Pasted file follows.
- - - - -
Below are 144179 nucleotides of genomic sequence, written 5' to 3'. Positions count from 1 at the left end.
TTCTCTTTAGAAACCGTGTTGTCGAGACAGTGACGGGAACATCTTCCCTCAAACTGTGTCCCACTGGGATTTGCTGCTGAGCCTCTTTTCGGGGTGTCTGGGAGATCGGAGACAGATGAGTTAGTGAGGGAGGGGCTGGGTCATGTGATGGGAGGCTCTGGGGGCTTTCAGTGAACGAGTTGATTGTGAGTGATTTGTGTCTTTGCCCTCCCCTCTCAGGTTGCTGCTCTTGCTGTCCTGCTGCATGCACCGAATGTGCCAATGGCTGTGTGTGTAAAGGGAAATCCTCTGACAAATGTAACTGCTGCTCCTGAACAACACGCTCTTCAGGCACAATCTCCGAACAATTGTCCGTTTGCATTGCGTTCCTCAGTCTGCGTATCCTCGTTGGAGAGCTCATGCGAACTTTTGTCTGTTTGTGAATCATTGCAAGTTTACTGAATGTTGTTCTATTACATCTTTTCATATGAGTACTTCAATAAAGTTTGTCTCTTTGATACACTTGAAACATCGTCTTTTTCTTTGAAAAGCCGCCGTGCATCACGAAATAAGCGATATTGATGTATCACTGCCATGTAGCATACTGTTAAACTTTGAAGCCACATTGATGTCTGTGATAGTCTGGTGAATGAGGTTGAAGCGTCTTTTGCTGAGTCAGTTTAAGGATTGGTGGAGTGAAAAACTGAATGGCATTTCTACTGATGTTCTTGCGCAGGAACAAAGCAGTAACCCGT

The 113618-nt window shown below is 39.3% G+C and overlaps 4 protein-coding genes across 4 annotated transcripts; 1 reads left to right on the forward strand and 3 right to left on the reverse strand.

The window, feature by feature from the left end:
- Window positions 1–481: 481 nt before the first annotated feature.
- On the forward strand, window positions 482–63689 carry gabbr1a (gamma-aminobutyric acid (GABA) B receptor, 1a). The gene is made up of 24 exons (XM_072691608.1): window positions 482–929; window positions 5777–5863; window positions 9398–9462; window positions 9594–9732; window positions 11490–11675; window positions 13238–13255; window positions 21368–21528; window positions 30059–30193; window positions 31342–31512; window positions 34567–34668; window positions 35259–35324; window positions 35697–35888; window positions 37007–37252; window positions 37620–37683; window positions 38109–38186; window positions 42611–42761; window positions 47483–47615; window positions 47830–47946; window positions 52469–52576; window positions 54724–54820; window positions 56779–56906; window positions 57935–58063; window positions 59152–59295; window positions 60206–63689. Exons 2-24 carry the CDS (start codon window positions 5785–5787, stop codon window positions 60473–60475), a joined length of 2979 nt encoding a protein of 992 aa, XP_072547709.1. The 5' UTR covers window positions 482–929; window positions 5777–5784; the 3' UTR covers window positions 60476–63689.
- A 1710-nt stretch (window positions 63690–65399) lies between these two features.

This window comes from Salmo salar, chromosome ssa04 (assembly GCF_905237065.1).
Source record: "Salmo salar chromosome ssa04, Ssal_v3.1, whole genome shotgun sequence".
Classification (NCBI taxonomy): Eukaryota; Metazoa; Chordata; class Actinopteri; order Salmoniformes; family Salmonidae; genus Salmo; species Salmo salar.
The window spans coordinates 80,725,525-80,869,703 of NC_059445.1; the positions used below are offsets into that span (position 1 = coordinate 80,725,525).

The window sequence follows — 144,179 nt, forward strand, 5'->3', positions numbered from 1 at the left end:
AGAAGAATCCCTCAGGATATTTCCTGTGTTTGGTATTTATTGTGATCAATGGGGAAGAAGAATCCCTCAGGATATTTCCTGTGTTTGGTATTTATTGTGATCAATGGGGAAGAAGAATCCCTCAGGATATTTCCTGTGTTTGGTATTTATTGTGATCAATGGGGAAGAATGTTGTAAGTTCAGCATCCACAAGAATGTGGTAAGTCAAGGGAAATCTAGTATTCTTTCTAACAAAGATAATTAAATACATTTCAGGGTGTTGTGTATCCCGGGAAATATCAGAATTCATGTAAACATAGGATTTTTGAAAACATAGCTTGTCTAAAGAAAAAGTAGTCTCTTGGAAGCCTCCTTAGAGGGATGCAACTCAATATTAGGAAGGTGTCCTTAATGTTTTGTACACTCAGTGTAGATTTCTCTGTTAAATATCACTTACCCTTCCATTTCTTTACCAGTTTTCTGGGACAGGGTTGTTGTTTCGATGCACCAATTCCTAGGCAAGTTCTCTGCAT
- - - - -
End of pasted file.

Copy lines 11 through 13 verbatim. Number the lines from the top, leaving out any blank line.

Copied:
The window spans coordinates 80,725,525-80,869,703 of NC_059445.1; the positions used below are offsets into that span (position 1 = coordinate 80,725,525).

The window sequence follows — 144,179 nt, forward strand, 5'->3', positions numbered from 1 at the left end:
AGAAGAATCCCTCAGGATATTTCCTGTGTTTGGTATTTATTGTGATCAATGGGGAAGAAGAATCCCTCAGGATATTTCCTGTGTTTGGTATTTATTGTGATCAATGGGGAAGAAGAATCCCTCAGGATATTTCCTGTGTTTGGTATTTATTGTGATCAATGGGGAAGAATGTTGTAAGTTCAGCATCCACAAGAATGTGGTAAGTCAAGGGAAATCTAGTATTCTTTCTAACAAAGATAATTAAATACATTTCAGGGTGTTGTGTATCCCGGGAAATATCAGAATTCATGTAAACATAGGATTTTTGAAAACATAGCTTGTCTAAAGAAAAAGTAGTCTCTTGGAAGCCTCCTTAGAGGGATGCAACTCAATATTAGGAAGGTGTCCTTAATGTTTTGTACACTCAGTGTAGATTTCTCTGTTAAATATCACTTACCCTTCCATTTCTTTACCAGTTTTCTGGGACAGGGTTGTTGTTTCGATGCACCAATTCCTAGGCAAGTTCTCTGCAT